Libraries stick with low-tech book sales

People can do a lot of things on the Internet these days, but not quite everything – which partly explains why libraries haven’t given up one of their cherished traditions, the used-book sale.

“People like to come in and touch the books . . . and there’s still that batch of people who like to smell a book,” said Carol Roberts, director of the public library in Wilton. “Does it smell musty? You can’t tell that with your computer.”

Even though the Internet has completely reshaped the business of selling books, both new and used, area libraries have found the old ways of getting rid of excess volumes remain the best.

Whether through a separate self-service store, as is done in the basement of Milford’s library; or through self-service shelves like those by the exits in Nashua; or through monthly sales in an annex, as is done in Hudson; or, most commonly, through annual sales at local festivals, the sale of donated or excess books for $1 or less is just about universal.

On rare occasions, libraries take the eBay route, as the Nashua Public Library did with a donation of old photography books, which fetched a whopping $700 from collectors. But that’s the exception, said library Director Joseph Dionne.

“I think it’s got to be something very unique (to be worth it),” he said. “You can’t just offer secondhand library books on eBay – you won’t get more than the 50 cents or a dollar that you get in your front lobby.”

But it isn’t just a lack of economic incentive that keeps libraries from the Internet route.

“Part of the reason that we do it is the joy that people get from buying a used book,” said Janet Argus, director of the Merrimack Public Library. “Our patrons enjoy it. We wouldn’t want to be doing it just to be out there making money – that’s not the main purpose.”

“They’re definitely part of the culture,” said Art Bryan, director of the Wadleigh Memorial Library in Milford. “People really like having a book sale.”

In fact, “like” may not be a strong enough word.

“The first day of the (annual) sale here, we have to synchronize the opening of the doors so people don’t get upset that people at a different entrance had the advantage,” said Carolyn Tremblay, reference librarian at Dover’s public library.

“There’s a wave of people tearing up the stairs. It’s nice to see people that excited about books,” she said.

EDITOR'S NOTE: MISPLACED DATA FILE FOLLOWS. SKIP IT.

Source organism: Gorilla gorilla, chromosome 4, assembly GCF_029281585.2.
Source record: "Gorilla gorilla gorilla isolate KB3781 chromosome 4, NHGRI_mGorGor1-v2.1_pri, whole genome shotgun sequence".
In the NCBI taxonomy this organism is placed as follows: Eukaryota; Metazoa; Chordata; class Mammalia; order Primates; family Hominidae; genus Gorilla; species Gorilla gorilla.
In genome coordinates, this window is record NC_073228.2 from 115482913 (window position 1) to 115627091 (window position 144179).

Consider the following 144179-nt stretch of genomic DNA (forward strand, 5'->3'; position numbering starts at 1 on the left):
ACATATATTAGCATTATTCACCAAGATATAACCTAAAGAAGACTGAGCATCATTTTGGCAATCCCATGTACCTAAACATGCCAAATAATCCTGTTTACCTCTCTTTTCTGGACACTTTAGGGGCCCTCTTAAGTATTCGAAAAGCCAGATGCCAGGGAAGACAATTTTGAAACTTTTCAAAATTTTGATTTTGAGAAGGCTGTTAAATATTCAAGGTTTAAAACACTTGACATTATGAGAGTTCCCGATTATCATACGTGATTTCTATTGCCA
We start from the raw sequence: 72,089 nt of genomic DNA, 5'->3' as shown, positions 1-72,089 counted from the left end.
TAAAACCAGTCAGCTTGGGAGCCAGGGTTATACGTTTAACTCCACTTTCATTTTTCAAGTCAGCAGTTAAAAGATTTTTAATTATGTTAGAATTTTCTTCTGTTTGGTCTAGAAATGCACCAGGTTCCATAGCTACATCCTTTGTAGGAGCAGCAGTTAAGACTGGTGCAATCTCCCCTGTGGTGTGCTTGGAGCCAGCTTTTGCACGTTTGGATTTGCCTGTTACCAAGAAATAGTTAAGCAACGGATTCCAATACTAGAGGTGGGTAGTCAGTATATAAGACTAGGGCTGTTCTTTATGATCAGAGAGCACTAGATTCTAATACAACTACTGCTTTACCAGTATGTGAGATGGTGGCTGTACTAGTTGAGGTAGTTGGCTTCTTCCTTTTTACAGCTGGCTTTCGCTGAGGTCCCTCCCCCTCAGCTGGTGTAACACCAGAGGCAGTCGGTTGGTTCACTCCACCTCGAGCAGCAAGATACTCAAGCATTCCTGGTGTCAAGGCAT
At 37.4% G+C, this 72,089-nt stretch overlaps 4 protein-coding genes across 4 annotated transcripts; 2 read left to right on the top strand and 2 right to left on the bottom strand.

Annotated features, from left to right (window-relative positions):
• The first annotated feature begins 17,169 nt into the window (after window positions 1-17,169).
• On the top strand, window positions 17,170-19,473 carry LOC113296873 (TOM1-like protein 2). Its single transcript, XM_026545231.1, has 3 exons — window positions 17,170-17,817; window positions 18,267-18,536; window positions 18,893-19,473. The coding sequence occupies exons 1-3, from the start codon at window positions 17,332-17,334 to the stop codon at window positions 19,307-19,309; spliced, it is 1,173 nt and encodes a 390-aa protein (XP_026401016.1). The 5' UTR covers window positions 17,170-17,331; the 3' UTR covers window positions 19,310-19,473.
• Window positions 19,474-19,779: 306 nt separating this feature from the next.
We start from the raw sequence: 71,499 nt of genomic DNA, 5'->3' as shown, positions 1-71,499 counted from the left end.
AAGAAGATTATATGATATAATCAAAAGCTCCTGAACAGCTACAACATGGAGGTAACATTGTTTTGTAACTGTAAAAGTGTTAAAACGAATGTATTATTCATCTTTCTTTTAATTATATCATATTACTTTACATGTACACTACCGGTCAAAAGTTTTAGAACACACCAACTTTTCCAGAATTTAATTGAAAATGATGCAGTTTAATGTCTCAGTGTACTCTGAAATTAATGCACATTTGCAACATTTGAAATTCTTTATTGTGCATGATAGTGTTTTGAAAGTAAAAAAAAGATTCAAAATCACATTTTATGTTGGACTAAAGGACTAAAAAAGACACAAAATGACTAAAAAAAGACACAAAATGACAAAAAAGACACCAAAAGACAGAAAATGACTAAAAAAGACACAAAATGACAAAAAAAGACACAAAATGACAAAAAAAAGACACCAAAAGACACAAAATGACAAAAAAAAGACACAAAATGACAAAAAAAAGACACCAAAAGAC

Tremblay is in a particularly good position to talk about the advantages of the traditional sale, because Dover made the biggest foray into eBay sales of any New Hampshire library, starting in 2000.

“Back when we were in boom times, we could get some good prices and it was worth it then,” Tremblay said.

“But recently, the prices have fallen, and there have been some books with no bids at all, so we’ve stopped,” she said.

Checking back records, Tremblay noted a few sales of the sort that cash-strapped librarians dream of, such as an old copy of “Godey’s Ladies’ Book” that brought in $106. A series of posters from World War I and World War II also did well.

As such sales dwindled, however, it was hard to keep up the effort. And effort it is – the other main reason libraries avoid the eBay route.

“Even once you learn how to do it, there’s just a lot of steps,” Tremblay said.

Milford’s Bryan agrees.

“You’ve got to have somebody to do all the work of maintaining (the eBay account). . . . You’re got to input it and watch the account, then pack up (the book) and ship it. There’s a fair amount of overhead,” he said. “We don’t have the staff to support it.”

Used-book sellers, many of whom have abandoned storefronts and now operate solely online, can justify such overhead because of the level of their sales. But even big book sales seldom bring in more than $2,000 a year, which hardly makes a fiscal dent in places such as Merrimack, where the library operating budget tops $1 million.

As a result, the money usually goes to volunteer “friends of the library” groups, who use it for programs or special purchases.

“Every library I have ever known in the United States does book sales,” said Toni Weller, director of Hills Memorial Library in Hudson. “I’ve even been in hospitals where there are book carts in the lobby, because the library is selling old medical books.

“It’s just part of the culture.”